IBS Symptoms, Diagnosis and Treatment

By:    Medically Reviewed: Tom Iarocci, MD   Published: March 14, 2014

Irritable bowel syndrome (IBS) can cause a range of stomach troubles and side effects.

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Your digestive troubles probably start in the large intestine and manifest as bloating, gas, inflammation and other disorders of the gastrointestinal tract. Irritable bowel syndrome (IBS) is one of the most common of these gastrointestinal (GI) disorders, affecting up to 45 million people in the U.S.

Although the condition may disturb anyone, it is more common in women — two-thirds of those affected are female – and often begins in teenage or young adult years, according to the International Foundation for Functional Gastrointestinal Disorders. 

 

Insults are occurrences that cause damage to a tissue or organ. “For some people there is likely a genetic predisposition to develop IBS, but then one insult, or a series of [digestive] insults, must occur,” says Brian E. Lacy, PhD, professor of medicine at Geisel School of Medicine at Dartmouth-Hitchcock Medical Center in Lebanon, N.H. "This could be an infection, inflammation, stress, trauma or surgery. Then, in the right setting, IBS symptoms may develop."

 

Distressing Symptoms of IBS

Signals of IBS may come and go; change over time; and occur in clusters. Potential indicators of the condition include:

 

  • Abdominal pain, including dull cramping or sharp pains;
  • Changes in bowel movements (including diarrhea, constipation and changes in stool consistency);
  • Bloating;
  • Heartburn;
  • Nausea;
  • Feeling too full; and
  • Urgent need to use the bathroom.

 

For most, IBS symptoms often improve after having a bowel movement. However, new evidence shows that women’s experiences with IBS can also be temporarily affected by monthly hormonal shifts related to their menstrual cycles as symptoms may intensify during their periods. Research shows that women are also much more likely to seek treatment for these issues.

 

Warning: It’s important to note that seeing blood in your stool is not an IBS symptom. Rather, it may be a side effect of something more serious, so let your doctor or health care provider know as soon as possible.

 

How Do You Diagnose IBS?

Unfortunately, there is no one simple test that can definitely tell you whether or not you’re suffering from IBS. Your doctor will look at a detailed history of your symptoms, as well as your overall health history and perform a thorough exam. “Most of the time, that will secure a diagnosis,” says Lacy.

 

Any diagnostic tests that may be performed (e.g., blood work, stool analysis and colonoscopy) are normally done to rule out other conditions, such as Celiac disease and inflammatory bowel disease. 

 

Interestingly, past criteria for IBS was gender-neutral, according to the International Foundation for Functional Gastrointestinal Disorders, which may have led to missed diagnoses in the past. For example, abdominal distension (i.e., abdominal swelling) is a much more common symptom of IBS in women and should be reflected in any prognosis or detailed medical history. Hormones clearly play a larger role in IBS for women, says Lacy.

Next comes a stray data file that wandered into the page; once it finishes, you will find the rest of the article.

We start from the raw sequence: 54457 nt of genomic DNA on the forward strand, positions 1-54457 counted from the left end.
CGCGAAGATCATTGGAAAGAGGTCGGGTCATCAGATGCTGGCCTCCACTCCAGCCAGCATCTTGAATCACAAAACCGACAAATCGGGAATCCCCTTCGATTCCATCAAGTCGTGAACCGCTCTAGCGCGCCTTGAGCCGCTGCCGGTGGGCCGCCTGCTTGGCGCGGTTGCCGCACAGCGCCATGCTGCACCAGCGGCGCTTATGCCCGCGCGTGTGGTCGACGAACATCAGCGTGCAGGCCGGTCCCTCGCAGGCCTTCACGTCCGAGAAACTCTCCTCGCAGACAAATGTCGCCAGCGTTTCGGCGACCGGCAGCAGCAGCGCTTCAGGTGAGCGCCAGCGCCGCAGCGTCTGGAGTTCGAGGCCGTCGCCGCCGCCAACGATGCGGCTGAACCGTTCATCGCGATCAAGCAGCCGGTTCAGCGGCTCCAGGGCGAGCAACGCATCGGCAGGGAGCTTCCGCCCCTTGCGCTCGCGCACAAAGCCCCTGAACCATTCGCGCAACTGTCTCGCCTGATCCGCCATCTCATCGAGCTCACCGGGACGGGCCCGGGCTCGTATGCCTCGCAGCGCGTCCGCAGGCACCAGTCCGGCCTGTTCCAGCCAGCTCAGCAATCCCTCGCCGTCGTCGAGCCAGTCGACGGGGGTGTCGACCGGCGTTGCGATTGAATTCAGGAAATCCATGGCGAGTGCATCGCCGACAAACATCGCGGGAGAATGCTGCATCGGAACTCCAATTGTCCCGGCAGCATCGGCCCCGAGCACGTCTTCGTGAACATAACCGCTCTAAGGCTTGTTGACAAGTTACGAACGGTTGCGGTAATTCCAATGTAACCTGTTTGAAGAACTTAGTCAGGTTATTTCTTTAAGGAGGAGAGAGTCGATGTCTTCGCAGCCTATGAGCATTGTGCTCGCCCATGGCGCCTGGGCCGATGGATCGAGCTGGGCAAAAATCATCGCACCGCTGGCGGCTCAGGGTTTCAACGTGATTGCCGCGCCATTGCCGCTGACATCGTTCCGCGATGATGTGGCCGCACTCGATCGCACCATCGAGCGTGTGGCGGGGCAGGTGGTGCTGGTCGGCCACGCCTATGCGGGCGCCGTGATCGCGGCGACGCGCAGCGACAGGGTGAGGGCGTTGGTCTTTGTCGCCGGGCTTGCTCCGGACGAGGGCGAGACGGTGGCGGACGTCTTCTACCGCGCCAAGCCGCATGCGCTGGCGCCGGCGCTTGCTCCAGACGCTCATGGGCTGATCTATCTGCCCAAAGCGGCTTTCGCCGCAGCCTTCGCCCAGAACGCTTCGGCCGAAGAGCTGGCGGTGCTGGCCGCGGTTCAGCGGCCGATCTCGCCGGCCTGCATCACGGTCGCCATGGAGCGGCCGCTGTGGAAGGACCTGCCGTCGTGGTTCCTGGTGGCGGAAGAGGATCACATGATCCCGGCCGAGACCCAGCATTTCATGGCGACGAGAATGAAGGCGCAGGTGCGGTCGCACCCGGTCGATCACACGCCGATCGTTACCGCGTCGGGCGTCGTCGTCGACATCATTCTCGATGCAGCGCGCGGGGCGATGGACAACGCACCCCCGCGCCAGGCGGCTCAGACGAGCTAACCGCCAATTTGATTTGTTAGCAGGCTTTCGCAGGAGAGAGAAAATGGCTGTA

Next Steps

Once you’ve received a diagnosis of IBS, you’ll want to work closely with your doctor. Various people experience IBS and respond to treatments very differently. There is no actual cure for this condition, but it is highly treatable, Lacy says. 

 

Lifestyle modifications are your first line of defense since diet, as well as stress factors, can be major triggers:

  • Keep track of foods that seem to worsen your symptoms and work on techniques to help alleviate daily stress (e.g., yoga, meditation and quiet time).
  • Maintain a daily journal of food intake and symptoms to establish patterns of digestive symptoms, and then be sure to communicate them to your doctor.
  • Medications can be prescribed to treat some symptoms of IBS, such as laxatives, antispasmodics for abdominal pain and antidiarrheal agents. Many patients will need to use these only occasionally when symptoms flare up.
  • Another approach is probiotics. Since “bad” bacteria in the stomach may be partly to blame, ingesting probiotics (i.e., “live beneficial” bacteria) can help reduce symptoms. Lacy adds, “Antibiotics that target bacteria in the gut may also be used.”
  • Antidepressants are often prescribed for the treatment of IBS, and there are several reasons why they help manage the condition. “These compounds may help block muscle spasms and slow GI transit,” explains Lacy. “Plus, they also help with pain and may relieve co-existing anxiety and depression.”    
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sources
  • Lacy B., PhD, associate professor of medicine at Geisel School of Medicine at Dartmouth-Hitchcock Medical Center in Lebanon, NH. http://patients.dartmouth-hitchcock.org/findadoctor/profile/19313/Brian_E_Lacy_MD_PhD. Interviewed February 2014.
  • International Foundation for Functional Gastrointestinal Disorders. “IBS in Men: A Different Disease?” Updated January 2014. http://www.aboutibs.org/site/what-is-ibs/ibs-in-men. Accessed February 2014.
  • International Foundation for Functional Gastrointestinal Disorders. “Symptoms of IBS.” Updated February 2014. http://www.aboutibs.org/site/signs-symptoms/overview. Accessed February 2014.
  • American College of Gastroenterology. “IBS Awareness.” http://gi.org/acg-institute/ibs-awareness/. Accessed February 2014.
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